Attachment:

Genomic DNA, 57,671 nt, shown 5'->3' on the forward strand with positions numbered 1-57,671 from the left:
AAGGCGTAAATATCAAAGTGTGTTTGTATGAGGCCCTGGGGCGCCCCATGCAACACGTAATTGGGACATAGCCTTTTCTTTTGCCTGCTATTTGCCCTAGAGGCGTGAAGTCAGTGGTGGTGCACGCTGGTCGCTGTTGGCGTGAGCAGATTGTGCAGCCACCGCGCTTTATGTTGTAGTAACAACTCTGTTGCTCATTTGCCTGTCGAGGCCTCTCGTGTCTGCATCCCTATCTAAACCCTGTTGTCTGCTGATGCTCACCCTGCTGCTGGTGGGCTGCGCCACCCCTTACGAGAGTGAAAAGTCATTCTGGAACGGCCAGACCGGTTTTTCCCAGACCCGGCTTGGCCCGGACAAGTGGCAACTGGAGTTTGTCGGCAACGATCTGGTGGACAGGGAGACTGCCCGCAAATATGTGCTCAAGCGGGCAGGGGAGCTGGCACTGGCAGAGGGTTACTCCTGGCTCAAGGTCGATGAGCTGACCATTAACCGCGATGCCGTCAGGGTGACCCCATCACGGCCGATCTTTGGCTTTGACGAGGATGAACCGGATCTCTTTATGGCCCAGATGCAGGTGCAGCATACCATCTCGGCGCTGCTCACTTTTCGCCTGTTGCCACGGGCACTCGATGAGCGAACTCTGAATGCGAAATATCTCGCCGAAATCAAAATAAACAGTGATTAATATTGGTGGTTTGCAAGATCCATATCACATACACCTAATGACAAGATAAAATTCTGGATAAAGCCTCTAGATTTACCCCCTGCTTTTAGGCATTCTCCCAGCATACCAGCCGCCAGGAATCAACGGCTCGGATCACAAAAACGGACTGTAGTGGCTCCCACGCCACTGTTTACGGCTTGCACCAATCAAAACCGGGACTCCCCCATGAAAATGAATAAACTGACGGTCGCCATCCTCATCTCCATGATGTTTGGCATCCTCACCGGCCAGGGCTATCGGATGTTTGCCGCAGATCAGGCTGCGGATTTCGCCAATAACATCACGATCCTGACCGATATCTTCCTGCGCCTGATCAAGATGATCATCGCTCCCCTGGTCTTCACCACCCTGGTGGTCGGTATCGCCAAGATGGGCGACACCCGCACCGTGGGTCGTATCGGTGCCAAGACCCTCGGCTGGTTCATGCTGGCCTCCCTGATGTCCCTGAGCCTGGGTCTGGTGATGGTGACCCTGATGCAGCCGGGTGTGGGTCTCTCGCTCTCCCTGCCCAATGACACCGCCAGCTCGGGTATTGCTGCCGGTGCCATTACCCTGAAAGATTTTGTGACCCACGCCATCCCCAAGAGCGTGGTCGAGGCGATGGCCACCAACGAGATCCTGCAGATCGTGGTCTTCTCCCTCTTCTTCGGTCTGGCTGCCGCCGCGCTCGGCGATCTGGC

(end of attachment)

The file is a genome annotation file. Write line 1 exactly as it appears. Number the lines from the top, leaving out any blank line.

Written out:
Genomic DNA, 57,671 nt, shown 5'->3' on the forward strand with positions numbered 1-57,671 from the left: